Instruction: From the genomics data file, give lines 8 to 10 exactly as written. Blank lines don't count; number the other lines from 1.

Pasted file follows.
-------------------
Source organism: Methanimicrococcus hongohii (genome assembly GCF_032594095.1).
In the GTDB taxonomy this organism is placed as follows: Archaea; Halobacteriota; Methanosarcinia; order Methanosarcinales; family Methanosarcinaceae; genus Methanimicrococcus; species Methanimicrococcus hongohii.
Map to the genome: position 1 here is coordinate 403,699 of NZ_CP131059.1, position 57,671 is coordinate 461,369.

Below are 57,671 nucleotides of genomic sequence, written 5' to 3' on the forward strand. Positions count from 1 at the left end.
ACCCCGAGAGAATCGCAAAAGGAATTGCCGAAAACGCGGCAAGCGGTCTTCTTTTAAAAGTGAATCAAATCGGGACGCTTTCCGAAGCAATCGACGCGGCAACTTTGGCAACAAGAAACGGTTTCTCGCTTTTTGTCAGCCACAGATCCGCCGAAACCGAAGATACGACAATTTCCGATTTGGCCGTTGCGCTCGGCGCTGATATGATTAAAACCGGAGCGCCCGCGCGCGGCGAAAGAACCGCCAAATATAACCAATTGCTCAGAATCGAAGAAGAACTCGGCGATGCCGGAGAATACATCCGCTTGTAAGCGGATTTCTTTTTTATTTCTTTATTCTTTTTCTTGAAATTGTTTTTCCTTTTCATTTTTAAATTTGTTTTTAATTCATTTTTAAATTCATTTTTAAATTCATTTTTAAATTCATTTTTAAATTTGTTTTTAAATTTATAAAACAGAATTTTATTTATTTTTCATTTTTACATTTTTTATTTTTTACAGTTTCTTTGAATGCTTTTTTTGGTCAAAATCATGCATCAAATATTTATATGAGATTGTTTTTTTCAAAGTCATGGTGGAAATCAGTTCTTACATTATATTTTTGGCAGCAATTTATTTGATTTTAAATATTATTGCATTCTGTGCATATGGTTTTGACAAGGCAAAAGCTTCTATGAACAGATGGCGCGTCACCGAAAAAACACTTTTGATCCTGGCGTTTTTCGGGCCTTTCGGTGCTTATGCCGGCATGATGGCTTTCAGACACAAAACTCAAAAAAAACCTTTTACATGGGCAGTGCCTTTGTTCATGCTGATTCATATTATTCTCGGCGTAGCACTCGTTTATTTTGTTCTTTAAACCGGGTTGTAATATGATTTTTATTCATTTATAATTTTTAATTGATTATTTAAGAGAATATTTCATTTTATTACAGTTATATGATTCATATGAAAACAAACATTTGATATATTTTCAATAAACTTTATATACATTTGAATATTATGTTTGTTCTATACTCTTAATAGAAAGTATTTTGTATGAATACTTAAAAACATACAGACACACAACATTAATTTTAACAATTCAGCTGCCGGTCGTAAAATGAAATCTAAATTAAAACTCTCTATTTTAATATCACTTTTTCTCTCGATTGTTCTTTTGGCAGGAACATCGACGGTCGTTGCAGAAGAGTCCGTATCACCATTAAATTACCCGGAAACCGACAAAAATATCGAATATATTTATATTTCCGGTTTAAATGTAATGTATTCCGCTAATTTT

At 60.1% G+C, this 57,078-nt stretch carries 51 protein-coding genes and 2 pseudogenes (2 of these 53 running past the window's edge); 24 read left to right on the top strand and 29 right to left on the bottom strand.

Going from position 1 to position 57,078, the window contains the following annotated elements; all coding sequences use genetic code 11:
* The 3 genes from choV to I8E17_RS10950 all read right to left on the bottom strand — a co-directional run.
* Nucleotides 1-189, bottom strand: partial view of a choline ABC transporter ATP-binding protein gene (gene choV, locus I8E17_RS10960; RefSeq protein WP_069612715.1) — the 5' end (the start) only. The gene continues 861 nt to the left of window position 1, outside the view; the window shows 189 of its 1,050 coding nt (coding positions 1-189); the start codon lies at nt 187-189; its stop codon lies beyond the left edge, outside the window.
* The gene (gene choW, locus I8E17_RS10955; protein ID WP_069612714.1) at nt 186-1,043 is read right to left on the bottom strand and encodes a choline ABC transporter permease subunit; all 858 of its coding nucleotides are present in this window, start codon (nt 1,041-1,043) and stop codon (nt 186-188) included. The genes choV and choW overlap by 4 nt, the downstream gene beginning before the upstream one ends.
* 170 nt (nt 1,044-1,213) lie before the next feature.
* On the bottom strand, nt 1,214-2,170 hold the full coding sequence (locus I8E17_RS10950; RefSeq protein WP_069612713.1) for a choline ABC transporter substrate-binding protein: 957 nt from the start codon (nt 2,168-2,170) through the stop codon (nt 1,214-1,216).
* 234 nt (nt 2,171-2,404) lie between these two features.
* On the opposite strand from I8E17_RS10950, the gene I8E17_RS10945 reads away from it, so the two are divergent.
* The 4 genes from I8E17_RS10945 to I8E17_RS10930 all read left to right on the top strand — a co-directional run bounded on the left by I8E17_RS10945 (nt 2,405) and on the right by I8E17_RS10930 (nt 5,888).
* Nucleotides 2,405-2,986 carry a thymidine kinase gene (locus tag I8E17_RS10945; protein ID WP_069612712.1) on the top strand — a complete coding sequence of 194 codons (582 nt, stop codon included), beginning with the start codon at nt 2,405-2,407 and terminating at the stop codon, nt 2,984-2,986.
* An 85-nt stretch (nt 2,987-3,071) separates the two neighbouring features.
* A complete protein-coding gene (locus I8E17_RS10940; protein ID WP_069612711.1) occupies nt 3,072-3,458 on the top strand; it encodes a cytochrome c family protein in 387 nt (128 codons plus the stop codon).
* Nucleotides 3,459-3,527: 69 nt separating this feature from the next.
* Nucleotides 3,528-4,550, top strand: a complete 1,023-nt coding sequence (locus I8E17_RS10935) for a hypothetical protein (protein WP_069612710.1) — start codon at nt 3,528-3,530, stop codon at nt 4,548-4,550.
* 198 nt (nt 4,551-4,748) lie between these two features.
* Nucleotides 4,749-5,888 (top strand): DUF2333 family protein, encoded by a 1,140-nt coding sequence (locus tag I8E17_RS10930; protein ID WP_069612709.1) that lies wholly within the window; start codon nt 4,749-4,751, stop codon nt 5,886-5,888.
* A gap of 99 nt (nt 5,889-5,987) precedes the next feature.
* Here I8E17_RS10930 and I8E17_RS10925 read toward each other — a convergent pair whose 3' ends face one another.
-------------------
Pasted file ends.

* The 3 genes from choV to I8E17_RS10950 all read right to left on the bottom strand — a co-directional run.
* Nucleotides 1-189, bottom strand: partial view of a choline ABC transporter ATP-binding protein gene (gene choV, locus I8E17_RS10960; RefSeq protein WP_069612715.1) — the 5' end (the start) only. The gene continues 861 nt to the left of window position 1, outside the view; the window shows 189 of its 1,050 coding nt (coding positions 1-189); the start codon lies at nt 187-189; its stop codon lies beyond the left edge, outside the window.
* The gene (gene choW, locus I8E17_RS10955; protein ID WP_069612714.1) at nt 186-1,043 is read right to left on the bottom strand and encodes a choline ABC transporter permease subunit; all 858 of its coding nucleotides are present in this window, start codon (nt 1,041-1,043) and stop codon (nt 186-188) included. The genes choV and choW overlap by 4 nt, the downstream gene beginning before the upstream one ends.